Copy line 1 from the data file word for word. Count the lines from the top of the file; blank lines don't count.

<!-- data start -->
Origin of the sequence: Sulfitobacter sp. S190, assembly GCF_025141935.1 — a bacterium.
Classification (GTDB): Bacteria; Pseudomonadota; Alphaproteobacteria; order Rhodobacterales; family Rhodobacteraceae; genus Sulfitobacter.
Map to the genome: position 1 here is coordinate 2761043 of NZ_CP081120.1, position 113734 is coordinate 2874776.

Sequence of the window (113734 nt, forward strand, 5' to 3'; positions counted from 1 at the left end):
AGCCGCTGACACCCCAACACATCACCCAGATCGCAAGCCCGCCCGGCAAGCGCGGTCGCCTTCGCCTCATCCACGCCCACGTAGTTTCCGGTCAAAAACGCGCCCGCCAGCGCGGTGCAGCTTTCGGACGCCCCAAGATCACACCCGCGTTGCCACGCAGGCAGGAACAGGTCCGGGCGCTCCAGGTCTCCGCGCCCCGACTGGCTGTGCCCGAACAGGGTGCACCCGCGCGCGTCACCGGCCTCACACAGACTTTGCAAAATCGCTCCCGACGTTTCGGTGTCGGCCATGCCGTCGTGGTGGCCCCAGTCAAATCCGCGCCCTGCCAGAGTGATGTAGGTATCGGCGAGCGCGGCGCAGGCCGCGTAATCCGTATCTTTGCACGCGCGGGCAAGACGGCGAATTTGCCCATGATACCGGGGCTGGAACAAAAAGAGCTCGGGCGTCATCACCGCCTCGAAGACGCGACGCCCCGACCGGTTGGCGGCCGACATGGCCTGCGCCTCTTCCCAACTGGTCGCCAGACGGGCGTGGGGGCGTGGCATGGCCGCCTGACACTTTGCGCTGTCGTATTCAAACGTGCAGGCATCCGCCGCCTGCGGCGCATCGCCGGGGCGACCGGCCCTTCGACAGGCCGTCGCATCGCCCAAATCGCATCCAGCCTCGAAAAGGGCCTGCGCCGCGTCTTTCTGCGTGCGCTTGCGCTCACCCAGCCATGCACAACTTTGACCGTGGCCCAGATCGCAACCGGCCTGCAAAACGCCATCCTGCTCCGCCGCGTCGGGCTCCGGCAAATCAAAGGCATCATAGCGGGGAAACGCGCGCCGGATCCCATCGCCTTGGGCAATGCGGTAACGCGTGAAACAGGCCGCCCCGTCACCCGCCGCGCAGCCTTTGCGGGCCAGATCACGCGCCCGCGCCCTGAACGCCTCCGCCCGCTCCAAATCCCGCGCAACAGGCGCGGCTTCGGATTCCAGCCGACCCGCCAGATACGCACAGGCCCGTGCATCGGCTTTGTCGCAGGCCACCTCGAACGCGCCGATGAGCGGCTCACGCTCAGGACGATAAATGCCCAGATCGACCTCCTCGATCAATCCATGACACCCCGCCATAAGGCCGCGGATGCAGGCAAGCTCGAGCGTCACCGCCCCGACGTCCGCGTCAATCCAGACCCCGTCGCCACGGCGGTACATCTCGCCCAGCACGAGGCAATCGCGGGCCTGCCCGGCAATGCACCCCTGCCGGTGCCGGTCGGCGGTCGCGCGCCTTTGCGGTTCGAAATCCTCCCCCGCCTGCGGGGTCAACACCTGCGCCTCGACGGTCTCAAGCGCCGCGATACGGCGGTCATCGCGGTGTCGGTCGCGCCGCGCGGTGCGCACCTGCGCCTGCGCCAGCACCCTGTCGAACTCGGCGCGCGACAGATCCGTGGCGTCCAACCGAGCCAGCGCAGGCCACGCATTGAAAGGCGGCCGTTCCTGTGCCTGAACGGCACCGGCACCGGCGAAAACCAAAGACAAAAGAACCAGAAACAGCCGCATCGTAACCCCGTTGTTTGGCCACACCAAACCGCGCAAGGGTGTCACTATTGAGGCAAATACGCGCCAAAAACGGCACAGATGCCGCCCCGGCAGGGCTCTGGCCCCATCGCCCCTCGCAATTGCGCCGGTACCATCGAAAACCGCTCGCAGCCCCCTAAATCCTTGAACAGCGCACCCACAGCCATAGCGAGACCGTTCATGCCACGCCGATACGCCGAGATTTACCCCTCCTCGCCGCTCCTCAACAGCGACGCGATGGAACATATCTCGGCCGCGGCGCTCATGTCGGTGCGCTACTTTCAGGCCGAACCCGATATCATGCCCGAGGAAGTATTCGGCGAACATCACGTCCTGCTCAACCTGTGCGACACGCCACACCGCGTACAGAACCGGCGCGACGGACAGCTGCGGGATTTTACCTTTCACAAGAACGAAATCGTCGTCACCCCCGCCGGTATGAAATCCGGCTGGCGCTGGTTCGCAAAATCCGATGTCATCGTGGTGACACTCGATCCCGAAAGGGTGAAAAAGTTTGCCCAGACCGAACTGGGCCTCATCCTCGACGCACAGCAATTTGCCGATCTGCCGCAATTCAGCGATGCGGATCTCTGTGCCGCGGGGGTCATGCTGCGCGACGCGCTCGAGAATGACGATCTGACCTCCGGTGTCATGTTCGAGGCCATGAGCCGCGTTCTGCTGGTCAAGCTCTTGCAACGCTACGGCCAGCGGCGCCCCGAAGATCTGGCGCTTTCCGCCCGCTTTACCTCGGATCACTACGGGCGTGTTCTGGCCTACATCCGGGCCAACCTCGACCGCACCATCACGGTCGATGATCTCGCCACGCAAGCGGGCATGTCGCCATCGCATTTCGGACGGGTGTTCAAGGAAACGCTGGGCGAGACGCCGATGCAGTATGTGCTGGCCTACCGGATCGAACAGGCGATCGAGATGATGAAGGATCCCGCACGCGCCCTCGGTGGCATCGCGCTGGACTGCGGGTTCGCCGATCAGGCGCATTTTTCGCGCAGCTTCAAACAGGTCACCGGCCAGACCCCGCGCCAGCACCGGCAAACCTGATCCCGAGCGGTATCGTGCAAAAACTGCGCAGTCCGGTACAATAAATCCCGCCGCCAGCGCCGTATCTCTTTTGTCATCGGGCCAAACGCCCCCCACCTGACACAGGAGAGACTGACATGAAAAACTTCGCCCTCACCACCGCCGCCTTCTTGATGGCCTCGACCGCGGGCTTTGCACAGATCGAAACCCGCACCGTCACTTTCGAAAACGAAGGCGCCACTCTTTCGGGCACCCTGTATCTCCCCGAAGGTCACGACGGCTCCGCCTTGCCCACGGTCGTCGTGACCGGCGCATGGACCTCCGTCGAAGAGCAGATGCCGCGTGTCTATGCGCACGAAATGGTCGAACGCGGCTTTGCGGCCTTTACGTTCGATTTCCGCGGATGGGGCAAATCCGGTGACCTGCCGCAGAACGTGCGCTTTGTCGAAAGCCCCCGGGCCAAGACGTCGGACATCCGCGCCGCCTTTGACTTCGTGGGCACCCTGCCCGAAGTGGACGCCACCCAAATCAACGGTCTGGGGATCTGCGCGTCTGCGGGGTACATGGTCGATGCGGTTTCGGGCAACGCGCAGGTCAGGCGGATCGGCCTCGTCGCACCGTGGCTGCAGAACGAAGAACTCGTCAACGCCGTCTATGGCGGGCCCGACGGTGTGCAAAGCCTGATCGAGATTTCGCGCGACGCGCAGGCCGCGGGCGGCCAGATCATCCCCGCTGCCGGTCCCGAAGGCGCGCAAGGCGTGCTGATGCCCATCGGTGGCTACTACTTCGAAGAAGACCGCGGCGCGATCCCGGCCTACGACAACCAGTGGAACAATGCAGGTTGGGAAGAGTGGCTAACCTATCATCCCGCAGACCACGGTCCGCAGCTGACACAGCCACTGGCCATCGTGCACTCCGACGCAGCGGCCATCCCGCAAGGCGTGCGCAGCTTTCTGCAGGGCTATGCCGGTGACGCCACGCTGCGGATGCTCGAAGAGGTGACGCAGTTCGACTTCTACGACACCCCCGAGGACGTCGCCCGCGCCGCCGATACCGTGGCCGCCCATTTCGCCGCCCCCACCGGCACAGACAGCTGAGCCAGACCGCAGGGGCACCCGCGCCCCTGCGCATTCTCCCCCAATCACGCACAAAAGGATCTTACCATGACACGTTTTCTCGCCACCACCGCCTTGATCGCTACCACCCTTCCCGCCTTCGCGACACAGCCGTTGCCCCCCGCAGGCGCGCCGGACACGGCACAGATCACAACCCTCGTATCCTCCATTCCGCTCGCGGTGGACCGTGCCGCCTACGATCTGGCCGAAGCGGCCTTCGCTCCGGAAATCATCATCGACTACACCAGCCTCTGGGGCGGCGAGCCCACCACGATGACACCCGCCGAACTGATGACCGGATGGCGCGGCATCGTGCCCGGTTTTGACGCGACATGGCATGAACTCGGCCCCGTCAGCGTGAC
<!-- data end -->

Origin of the sequence: Sulfitobacter sp. S190, assembly GCF_025141935.1 — a bacterium.